We were headed toward the harbor. But there was a problem. The high wall, topped with barbed wire just like the one at Manchester, extended out into the sea at least a hundred feet. All of the boats were on the other side of the wall.

    “Um, Criminy? How do we get around the wall?” I asked.

    “I’m going to scale it,” he said. “And you’re going to swim. You can swim, can’t you, pet? I’ve been told it’s as easy as floating, for your kind.”

    “I don’t think I have a choice,” I said.

    I wanted that locket, more than I’d ever wanted anything. Without it, my old life was gone. I would never see my grandmother again. And according to my own promise, I’d have to leave Criminy behind, too, maybe end up living in one of these wretched cities, ruled by the Coppers and their leader, a man who had taken away everything I loved. What’s more, that same man wanted to use my locket to kill thousands of people he wrongly considered monsters, people who had been kind to me. People like Criminy. I watched the dark waves crashing against the wall and breathed in the salt wind.

    “I can do this,” I said.

    “You can do this,” he agreed.

    A small ball of solid dread began to form in my corset-constricted belly. I could barely walk in this outfit, and now I had to swim. What about the waves, the current, the flotsam, the jetsam, the rocks, the lightning, the wall? What sorts of animals lurked under the foamy brine? Were killer whales actually killers here?

    It didn’t matter. I was doing it anyway.

    Criminy kicked Erris. As we galloped toward the wall, his arm around my waist seemed to anchor me to the world. Surely he could feel my panic. How did he seem so cool and collected? My swimming wasn’t going to be easy, but he had to scale a smooth wall expressly designed to prevent said scaling. I knew he wanted the locket to prevent a genocide, but the fire in his eyes told me that part of his fight was for me alone, and I liked him more for it.

    The smooth gallop jerked into a trot and then a bouncy walk, and then Erris was blowing against her muzzle before the wall. I looked up. Way up. It was two stories tall and smooth, without a single handhold that I could see.

    Criminy slid off the bludmare and helped me down. My legs nearly collapsed, but he caught me and drew me close. Then I felt a rude shove in the behind from Erris’s muzzle.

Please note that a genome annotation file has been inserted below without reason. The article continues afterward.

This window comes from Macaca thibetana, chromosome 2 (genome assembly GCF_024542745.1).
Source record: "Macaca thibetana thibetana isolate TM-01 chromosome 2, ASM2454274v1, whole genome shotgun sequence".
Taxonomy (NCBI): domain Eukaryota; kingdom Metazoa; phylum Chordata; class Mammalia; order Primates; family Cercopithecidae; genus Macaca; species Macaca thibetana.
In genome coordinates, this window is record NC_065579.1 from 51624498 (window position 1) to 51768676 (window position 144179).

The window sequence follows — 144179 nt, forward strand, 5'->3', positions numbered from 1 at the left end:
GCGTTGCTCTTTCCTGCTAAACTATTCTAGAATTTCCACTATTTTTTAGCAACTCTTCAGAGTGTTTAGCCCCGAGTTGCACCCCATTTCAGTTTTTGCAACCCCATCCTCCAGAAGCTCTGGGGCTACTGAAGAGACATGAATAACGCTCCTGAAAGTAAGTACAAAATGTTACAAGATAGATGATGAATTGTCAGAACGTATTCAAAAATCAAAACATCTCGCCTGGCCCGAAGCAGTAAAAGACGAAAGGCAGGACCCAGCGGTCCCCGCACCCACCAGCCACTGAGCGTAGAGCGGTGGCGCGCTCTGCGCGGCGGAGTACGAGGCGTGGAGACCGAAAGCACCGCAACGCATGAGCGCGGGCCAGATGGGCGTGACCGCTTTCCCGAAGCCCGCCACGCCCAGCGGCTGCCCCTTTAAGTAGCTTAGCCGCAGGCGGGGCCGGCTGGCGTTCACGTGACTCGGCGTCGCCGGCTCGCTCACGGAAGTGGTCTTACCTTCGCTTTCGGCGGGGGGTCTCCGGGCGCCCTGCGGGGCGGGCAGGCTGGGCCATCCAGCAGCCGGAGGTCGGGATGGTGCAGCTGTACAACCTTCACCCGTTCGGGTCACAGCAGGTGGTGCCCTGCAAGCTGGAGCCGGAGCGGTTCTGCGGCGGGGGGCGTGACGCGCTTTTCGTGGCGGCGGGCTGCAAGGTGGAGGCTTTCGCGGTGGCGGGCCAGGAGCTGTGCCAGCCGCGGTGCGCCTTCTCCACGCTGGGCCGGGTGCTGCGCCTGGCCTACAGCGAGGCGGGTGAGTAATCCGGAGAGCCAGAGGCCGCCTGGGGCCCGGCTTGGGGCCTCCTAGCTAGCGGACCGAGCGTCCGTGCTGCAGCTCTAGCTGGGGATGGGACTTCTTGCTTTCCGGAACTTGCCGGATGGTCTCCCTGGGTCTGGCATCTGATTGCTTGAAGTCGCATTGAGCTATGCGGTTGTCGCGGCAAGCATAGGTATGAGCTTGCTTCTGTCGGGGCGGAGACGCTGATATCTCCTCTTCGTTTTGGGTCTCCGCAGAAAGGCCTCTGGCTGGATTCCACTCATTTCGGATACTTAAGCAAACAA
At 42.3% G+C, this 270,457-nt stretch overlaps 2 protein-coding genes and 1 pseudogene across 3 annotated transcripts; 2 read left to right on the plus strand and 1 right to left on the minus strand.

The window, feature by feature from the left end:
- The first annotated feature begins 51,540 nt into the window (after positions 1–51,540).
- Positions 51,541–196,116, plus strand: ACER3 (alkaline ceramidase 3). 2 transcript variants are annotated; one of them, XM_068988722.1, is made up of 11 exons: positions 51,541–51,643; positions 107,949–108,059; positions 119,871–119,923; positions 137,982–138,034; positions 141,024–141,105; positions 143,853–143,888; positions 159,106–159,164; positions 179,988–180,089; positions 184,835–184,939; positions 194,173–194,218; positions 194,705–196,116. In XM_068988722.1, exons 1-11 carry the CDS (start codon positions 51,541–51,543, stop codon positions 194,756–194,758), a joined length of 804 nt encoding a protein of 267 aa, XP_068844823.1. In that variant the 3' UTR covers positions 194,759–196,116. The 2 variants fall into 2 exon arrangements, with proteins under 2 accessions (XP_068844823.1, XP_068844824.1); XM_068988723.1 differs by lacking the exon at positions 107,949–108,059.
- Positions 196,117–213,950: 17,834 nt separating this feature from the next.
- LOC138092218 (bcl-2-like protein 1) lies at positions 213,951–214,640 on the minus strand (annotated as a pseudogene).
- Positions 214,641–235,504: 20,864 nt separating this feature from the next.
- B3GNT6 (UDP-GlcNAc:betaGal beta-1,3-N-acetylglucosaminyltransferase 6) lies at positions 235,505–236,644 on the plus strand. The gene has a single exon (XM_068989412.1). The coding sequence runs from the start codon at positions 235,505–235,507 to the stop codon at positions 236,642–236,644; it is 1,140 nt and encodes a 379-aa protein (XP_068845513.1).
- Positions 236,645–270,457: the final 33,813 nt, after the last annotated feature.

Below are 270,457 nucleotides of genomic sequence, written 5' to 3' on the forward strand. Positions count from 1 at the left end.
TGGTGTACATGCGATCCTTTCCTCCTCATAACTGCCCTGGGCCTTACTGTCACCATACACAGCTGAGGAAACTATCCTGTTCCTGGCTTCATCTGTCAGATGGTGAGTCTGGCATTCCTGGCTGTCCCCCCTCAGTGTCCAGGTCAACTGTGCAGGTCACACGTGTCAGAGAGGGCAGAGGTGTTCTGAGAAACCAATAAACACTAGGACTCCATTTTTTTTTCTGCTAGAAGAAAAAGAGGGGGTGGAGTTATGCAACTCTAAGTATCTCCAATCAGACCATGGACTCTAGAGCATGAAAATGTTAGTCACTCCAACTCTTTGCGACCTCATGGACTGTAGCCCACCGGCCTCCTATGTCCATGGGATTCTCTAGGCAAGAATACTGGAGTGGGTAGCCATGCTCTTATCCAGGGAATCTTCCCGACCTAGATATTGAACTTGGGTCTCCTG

“Fine, lass,” Criminy said, pulling me behind him and patting the horse’s neck. “You’ve earned your freedom.”

    In one motion, he pulled the cap and halter off the wild mare’s head and used the leather reins to slap her hindquarters. She tossed her nose and took off running for the hills, apparently deciding that freedom was better than a solid bite of measly old me.

    Criminy watched her go with a crooked smile. My heart was beating in my ears, and my mouth had gone completely dry with fear. He reached out and stroked my face, tucking an errant curl behind my ear. I looked into his eyes and saw the sea behind me reflected there, the unceasing waves topped with foam. Calm descended over me. The pounding of the waves became soporific. I knew that he was using some sort of magic on me, but I didn’t care. I needed whatever he could give me.

    “Look, love,” he said. “You can do this. You’ll have to fight your way out, use all your energy to get around the wall. Once you’re on the other side, simply float in to shore. I’ll be there, waiting for you.”

    “You make it sound so easy,” I said.

    “It is easy,” he said. “A simple act. And then we’re almost done.”

    “I can do this,” I breathed.

    “Yes, you can,” he said.

    And then he kissed me, gently, and his lips were wet against mine. I should have resisted, but I couldn’t. I wanted it too badly, wanted to make sure that if I died in the sea, I’d have this last memory burning in my blood. No matter what I told myself, I was attracted to him more than I wanted to believe possible. And he was a really good kisser.

    My mouth tingled, my entire body suffused with heat and hunger. For him. I kissed him back, my tongue breaking past his lips, surprising us both. He changed his angle, moved with me, sure and powerful but gentle. The kiss deepened. I realized that I was straining against him, hungry, panting. Lightning arced to the moors, the light flashing violet against his dark hair. As the thunder boomed, I pulled away, my sight sharp again. I felt unconsciously strong and confident, like an animal.

    And, finally, I knew I could do it.

    He put his forehead against mine for just a second and murmured something that sounded like “Remember that I did this for you,” and then he was moving up the wall like a spider, his black hands stark against the stone.

  • Romance | Fantasy | Vampire